American Wife by Curtis Sittenfeld

Sittenfeld, Curtis. American Wife. New York: Random House. 2008.

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(Note: books are rated from one to five smiley faces, one being a book I didn’t like very much, and five being a book I loved.)

You’ve got to read this book! Really. Drop everything and get on over to the library to pick up a copy. I can’t believe I’m saying that, because I had decided, after reading Sittenfeld’s Prep a few years ago, that I wasn’t impressed with her. I didn’t plan to read any more of her books. I’m glad a friend of mine was persistent enough about this one to open my mind.

In case you don’t know about this book, Sittenfeld based it on Laura Bush’s life. Don’t let that influence you, though. It doesn’t matter what your political persuasion is. This book is a Masterpiece of Characterization and Character Study. Sittenfeld has done a wonderful, realistic, heartfelt job of imagining what it must be like to fall in love and to wake up one day, discovering that you are the president’s wife. It wasn’t that you weren’t given fair warning before it happened, or even that long ago, back when you, this serious, principled, school librarian had met this fun, light-hearted “frat boy” who made you laugh, that it had been completely out of the realm of possibility. But the boy had made your heart flutter, and he’d been running for Congress when he didn’t stand a chance of winning, and you hadn’t really thought at all about the prospect of one day being Mrs. President of the United States. However, here you are, and you’re not really sure how you feel about it.

Sittenfeld pays so much attention to detail and has such a fine grasp of human nature that I found myself in a wonderful world of constantly forgetting the Bushes, then remembering them (“oh yeah, George Bush bought a baseball team”), then forgetting and remembering them again. Maybe that would discombobulate some, but I very much enjoyed the odd ride. I don’t think I’ve ever read a “historical novel” based on such recent events.

That’s the brilliance of this book, though. It makes the reader realize something I’ve always suspected: we don’t and can’t ever really “know” anyone in the public eye. All we really know is who they pretend to be in public and the spin the press puts on them. In fact, we don’t even know those we think we do. It’s nothing new to highlight the fact that even family members and close friends are hidden to us and that most of us don’t always know ourselves all that well, either, but Sittenfeld does so in so many thought-provoking ways. She is especially good at exploring how little we know about the ways in which tragic events affect each of us individually.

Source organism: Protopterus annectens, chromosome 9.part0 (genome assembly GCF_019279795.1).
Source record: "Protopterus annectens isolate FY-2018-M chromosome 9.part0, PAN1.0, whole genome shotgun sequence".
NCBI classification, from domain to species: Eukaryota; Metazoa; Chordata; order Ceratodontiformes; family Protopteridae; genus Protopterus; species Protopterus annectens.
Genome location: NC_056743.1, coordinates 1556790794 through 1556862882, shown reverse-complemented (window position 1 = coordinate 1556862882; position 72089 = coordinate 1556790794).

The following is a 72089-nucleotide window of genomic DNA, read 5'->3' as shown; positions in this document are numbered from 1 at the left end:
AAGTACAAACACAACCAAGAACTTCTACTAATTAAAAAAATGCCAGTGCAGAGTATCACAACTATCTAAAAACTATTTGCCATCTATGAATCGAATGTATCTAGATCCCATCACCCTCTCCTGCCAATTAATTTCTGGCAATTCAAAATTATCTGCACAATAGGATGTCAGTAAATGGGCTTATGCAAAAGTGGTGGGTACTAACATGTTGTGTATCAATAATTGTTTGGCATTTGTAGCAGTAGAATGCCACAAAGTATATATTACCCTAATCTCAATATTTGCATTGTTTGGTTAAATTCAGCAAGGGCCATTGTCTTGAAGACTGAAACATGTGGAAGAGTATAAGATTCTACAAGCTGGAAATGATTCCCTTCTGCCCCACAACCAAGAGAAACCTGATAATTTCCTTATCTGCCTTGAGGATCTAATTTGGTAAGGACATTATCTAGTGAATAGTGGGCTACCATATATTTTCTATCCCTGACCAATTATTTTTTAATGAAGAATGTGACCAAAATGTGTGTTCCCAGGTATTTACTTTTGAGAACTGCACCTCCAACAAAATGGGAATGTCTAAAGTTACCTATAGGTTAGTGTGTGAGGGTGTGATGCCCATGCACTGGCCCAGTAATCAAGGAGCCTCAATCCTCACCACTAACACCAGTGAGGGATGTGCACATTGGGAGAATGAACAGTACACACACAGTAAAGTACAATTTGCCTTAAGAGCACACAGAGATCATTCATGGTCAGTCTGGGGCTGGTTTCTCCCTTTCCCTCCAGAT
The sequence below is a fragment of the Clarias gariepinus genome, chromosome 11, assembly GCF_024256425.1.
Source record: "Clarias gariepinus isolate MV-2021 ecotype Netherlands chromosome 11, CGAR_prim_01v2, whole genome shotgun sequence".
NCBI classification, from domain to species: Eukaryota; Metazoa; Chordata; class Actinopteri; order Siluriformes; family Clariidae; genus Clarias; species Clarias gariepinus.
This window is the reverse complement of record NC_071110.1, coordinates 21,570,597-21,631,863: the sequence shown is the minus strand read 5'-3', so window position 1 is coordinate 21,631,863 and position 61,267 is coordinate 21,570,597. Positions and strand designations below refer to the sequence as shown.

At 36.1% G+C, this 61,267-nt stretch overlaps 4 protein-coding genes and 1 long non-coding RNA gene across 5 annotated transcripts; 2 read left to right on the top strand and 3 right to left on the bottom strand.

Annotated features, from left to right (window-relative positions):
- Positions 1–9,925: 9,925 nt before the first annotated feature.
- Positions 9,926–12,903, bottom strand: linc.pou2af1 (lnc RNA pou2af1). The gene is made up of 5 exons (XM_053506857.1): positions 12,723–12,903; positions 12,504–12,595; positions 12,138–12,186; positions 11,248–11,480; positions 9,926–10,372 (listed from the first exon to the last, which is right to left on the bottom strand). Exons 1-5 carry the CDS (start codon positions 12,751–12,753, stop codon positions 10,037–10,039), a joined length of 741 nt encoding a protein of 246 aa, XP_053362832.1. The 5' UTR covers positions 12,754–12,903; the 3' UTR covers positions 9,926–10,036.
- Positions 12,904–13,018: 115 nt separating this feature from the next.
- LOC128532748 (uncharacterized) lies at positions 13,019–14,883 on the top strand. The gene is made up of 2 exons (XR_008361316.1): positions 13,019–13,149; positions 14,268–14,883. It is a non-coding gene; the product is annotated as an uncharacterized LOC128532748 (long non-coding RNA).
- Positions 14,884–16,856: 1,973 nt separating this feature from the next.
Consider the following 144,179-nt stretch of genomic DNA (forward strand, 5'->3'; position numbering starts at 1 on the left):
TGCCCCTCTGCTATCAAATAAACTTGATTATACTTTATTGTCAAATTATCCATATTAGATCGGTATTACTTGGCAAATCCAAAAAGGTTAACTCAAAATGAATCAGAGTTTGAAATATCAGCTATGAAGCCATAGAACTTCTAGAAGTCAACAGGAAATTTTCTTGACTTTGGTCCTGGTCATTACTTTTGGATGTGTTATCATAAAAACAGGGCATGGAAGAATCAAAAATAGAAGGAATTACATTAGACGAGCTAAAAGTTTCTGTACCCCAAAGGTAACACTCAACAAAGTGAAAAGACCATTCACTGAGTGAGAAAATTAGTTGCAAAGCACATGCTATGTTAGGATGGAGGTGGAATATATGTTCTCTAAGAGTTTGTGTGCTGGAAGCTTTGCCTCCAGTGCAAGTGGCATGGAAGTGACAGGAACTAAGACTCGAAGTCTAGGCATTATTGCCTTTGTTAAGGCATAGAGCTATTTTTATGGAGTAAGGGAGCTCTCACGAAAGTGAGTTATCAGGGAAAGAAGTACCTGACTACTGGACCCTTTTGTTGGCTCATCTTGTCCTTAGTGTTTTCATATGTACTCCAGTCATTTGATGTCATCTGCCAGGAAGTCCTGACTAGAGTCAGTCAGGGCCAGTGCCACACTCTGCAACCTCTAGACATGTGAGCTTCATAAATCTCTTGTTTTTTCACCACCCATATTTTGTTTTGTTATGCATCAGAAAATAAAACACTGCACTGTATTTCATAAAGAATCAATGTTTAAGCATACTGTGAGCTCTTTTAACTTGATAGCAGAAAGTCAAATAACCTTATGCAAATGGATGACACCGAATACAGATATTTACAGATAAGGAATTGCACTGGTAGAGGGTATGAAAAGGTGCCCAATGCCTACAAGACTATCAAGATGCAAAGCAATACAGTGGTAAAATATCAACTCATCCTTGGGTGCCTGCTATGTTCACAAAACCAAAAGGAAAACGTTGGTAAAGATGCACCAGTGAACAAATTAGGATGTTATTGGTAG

Sittenfeld touches on many other themes as well. One of my favorites is the class distinctions in this country that we so often want to deny. Alice Blackwell (Laura Bush) is introduced to a society so much “higher” than her own and has to learn to live in it. In that respect, the book was an excellent one to read after The Help (another novel about social classes). The book also explores love, of course, and women’s roles, and marriage, and living in the public eye. Sittenfeld looks at all of these with warmth and humor and passion.

Laura Bush’s autobiography is being released this month. I’ve never been one who’s had much of an interest, for some reason, in reading autobiographies of presidents and their wives. I think it’s because I just don’t believe they are able to tell “the whole truth,” that they still have to keep up a public image. However, I’m interested to read this one now, as well as other books Sittenfeld cites as having inspired her.

This is one of those books that, when you’re done, after living with these characters you’ve come to know so well and to love, leaves you feeling a bit hopeless. What can you possibly read next that can be as absorbing and as good? And woe the book that follows! Even if it’s brilliant, it probably just won’t compare. Maybe it’s time for me to read some magazines for a while or something…

May I repeat? You’ve got to read this book.